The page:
The manifestation of McNab's keen patriotism had another, and quite different aspect – that of interest in his country's history. From a modest beginning of research into the early days of Southland, it developed to embrace the whole of New Zealand and took him searching round the world for records dealing with the history of the country since its first contact with Europeans. To this he increasingly devoted his fortune, his time, and his dogged energy, to achieve results which have not yet been surpassed. There is no doubt now that his fame rests on his work for New Zealand history rather than on his political career.
His earliest excursion into historical research began in 1898, when he started gathering material for a small history of Southland. The first-fruits of this work was the publication at Gore in 1905 of Murihiku. McNab was dissatisfied at the incompleteness of this, and, an opportunity presenting itself for a visit to America where he knew there was much material on his subject, he resolved to suppress this edition and to rewrite and expand it into a more satisfactory and complete form. The revised edition which appeared in 1907 included much new material and brought the history down to 1829. A further revised and extended edition, which came out in 1909, included material covering the whole of the South Island (and the southern shores of the North Island) down to 1835.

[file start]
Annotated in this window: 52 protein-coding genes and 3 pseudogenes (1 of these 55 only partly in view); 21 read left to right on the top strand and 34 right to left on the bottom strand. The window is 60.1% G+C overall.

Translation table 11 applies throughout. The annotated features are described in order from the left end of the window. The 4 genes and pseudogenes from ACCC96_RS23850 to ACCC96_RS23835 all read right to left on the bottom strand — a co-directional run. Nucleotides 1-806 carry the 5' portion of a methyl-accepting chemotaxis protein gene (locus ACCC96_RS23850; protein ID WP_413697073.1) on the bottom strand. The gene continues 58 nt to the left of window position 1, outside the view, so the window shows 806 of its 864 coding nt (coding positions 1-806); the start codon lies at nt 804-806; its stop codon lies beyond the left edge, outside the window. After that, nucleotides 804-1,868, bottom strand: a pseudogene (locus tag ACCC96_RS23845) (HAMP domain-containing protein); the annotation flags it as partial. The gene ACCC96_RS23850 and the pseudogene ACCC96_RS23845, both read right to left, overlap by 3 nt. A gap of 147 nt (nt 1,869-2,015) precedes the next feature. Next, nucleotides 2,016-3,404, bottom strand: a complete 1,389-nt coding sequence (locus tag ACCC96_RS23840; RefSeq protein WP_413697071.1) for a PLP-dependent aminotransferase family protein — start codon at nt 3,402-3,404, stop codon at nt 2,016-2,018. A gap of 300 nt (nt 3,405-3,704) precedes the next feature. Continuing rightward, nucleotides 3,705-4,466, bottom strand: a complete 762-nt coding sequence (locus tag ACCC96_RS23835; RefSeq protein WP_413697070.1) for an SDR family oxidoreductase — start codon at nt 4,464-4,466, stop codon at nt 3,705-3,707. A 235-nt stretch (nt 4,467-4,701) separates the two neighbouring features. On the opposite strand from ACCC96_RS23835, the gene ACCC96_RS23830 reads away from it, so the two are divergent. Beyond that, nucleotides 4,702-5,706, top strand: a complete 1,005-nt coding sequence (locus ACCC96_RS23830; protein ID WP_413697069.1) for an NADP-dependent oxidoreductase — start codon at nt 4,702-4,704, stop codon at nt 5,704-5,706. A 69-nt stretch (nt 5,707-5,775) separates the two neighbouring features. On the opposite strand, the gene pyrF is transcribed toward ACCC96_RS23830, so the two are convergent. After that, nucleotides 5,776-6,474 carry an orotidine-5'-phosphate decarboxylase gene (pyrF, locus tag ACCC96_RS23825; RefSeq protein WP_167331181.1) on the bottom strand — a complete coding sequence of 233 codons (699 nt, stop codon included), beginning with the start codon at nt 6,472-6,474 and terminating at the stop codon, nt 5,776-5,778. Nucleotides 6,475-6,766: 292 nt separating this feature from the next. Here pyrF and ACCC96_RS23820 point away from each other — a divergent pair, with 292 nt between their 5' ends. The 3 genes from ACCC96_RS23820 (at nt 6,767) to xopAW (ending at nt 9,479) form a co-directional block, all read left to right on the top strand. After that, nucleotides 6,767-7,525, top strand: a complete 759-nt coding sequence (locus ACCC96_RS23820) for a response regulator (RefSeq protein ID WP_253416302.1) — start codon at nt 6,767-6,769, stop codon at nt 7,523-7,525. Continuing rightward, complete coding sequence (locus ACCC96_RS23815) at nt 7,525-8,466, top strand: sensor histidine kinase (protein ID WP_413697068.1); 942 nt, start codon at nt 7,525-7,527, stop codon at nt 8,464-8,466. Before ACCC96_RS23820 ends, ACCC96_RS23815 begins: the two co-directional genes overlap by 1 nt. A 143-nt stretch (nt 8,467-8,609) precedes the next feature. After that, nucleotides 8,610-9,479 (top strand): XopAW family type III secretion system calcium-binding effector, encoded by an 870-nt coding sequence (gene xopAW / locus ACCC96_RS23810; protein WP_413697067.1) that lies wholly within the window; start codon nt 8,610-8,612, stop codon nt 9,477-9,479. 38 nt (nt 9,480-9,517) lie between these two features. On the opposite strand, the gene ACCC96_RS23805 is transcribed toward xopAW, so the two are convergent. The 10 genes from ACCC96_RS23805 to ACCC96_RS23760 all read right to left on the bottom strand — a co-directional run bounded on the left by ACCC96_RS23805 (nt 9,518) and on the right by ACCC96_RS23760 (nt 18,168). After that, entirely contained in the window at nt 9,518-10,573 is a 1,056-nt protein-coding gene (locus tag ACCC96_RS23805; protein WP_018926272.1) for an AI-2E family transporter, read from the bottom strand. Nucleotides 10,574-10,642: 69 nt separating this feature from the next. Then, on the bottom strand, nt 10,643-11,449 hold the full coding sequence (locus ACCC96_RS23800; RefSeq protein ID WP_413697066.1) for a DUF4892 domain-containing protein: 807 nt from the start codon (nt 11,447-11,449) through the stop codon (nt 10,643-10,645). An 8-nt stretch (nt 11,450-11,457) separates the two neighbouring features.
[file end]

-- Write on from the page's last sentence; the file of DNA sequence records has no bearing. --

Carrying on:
These later editions of Murihiku were based on records and books that McNab had unearthed in libraries and archives in Australia (notably Sydney and Hobart), the United States, Great Britain, and Europe. The Public Record Office of London, the French National Archives, and the maritime collections of the eastern seaboard of America all revealed material dealing with New Zealand's early days which, together with the information he had gleaned in New Zealand, were strung together by McNab in narrative form. He was the first to acknowledge that his method might not please either the serious student of history or the more general reader, but the fact remains that his book is a mine of information which, for the most part, has still considerable value today.